Frank Bucholtz

COLUMN: Splitting opposition for Surrey mayor’s seat will benefit McCallum

If many contenders step up 2022 municipal election could be a repeat of 2018

The October, 2022 municipal election is 15 months away, but political battle lines are already in place in Surrey.

Mayor Doug McCallum and three of his Safe Surrey Coalition councillors plan to run again for sure, and Coun. Doug Elford is likely to join them.

On the other side of the great political divide, Coun. Brenda Locke announced July 21 that she will be the mayoral candidate for Surrey Connect, the latest in a long string of Surrey political organizations that have come and gone since the 1960s. It was formed by Locke and Coun. Jack Hundial. Both were elected as part of McCallum’s SSC slate, but left – largely due to McCallum’s disinterest in meaningfully consulting with councillors and the community.

Locke, who was the most experienced member of the SSC slate that ran with McCallum in 2018, has had a range of disagreements with McCallum, while Hundial, a former Surrey RCMP officer, has focused much attention on the police transition. The police transition issue, and concerns about the cost, continue to be the main dividing line in Surrey politics.

Much can happen in 15 months. If opposition to McCallum winning his fifth term as mayor coalesces around Locke and her slate, he could be in some trouble. However, the 2018 election gives some clues as to what is most likely to happen.

Under mayors Dianne Watts and Linda Hepner, and thanks to millions of dollars in donations from developers, Surrey First had held all nine seats on council for several terms. It split apart into two rival groups in 2018, mostly over which Surrey First councillor would be the mayoral candidate. McCallum, who was mayor from 1996 until 2005 when he was defeated by Watts, came up the middle to win.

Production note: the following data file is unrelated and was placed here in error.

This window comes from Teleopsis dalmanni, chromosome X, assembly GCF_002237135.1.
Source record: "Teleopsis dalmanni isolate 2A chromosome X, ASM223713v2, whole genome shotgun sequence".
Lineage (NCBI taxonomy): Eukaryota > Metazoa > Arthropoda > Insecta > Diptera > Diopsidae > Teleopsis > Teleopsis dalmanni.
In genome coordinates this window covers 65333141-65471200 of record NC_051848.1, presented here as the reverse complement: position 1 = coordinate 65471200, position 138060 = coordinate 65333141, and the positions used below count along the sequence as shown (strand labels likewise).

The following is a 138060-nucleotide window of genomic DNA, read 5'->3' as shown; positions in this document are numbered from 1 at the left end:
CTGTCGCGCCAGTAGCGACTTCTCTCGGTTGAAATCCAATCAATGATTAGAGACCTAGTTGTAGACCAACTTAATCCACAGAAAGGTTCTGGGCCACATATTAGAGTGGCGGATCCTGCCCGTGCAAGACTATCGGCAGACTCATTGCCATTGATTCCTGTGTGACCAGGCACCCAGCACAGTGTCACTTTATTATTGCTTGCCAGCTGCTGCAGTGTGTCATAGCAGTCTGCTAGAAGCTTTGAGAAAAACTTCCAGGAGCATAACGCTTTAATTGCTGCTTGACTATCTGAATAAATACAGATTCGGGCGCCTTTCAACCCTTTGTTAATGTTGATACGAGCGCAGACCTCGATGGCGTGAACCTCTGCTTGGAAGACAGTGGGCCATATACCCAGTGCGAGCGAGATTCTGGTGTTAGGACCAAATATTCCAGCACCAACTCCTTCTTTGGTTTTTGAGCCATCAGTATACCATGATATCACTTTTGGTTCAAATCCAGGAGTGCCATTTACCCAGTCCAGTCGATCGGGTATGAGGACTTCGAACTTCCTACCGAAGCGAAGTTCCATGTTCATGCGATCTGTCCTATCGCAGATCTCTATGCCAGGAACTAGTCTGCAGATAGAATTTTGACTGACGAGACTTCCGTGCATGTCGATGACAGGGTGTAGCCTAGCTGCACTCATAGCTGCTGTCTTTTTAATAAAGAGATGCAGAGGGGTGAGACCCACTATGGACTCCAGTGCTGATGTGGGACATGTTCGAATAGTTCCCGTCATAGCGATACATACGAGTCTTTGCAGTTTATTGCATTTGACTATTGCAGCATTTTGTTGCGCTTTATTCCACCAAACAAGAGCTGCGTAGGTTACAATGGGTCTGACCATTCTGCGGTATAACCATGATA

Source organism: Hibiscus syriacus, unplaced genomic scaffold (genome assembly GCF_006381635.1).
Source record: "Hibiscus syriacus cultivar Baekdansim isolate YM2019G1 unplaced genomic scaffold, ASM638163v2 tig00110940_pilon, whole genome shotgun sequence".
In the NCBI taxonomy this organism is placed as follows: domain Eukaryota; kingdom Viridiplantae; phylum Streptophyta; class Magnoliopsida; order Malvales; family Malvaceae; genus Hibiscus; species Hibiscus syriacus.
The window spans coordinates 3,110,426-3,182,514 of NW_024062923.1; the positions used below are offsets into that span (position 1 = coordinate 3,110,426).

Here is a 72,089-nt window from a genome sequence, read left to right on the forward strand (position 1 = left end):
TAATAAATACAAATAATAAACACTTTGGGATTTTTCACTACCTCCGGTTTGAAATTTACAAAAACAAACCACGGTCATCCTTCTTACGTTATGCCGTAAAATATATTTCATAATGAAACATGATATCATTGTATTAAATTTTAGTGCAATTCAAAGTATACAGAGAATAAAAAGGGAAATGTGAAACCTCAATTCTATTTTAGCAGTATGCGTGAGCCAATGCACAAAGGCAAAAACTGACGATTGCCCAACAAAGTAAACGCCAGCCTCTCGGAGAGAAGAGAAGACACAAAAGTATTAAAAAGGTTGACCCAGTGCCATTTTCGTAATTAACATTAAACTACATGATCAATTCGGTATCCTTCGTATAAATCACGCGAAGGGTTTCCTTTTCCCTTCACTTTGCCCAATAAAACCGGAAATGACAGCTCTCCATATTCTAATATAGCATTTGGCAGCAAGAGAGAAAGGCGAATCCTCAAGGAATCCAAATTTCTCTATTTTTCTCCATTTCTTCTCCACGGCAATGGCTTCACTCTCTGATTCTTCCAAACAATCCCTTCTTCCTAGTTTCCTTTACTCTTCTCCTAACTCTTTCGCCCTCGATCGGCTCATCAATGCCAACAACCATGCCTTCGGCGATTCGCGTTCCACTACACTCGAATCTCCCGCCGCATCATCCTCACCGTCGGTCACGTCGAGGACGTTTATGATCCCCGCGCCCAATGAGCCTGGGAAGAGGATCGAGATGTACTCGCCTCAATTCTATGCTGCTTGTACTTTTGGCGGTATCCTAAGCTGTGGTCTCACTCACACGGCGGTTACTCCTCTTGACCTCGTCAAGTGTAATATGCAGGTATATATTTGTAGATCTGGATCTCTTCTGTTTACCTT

Surrey First did not die of its self-inflicted wounds. Freshman Coun. Linda Annis is its only elected member.

She is considering running for mayor herself, or a former Surrey First council member may reappear on the ballot. If both Surrey First and Surrey Connect are trying to defeat McCallum, he’s in the driver’s seat.

McCallum has many detractors, but his support base hasn’t really diminished. He is basking in the glow of the SkyTrain extension along Fraser Highway, which is almost universally supported by Surrey residents. The level of support for a Surrey Police Service, his other major campaign pledge, has declined.

However, there is a significant group of residents who want the new police force and appreciate his strongman style of governing.

The current attempt to force a referendum on the police transition is a noble effort, but faces steep uphill odds. A major decision on policing should be made by the public, not politicians. However, the effort to force a referendum is likely to fail, as it requires support across the province.

Most likely, the police force will either be in place by October, 2022 or be very close to the finish line, even though Locke has vowed to stop the transition, if elected. The province has taken a hands-off approach to the transition.

In 2018, no less than eight slates contested the election. Six of them fielded candidates for mayor. About one-third of the eligible voters cast ballots. There were eight candidates for mayor, and 48 people running for the eight council seats.

With a split opposition, 2022 could easily be a repeat of 2018, and McCallum may well be re-elected.

Frank Bucholtz writes twice a month for Peace Arch News and at

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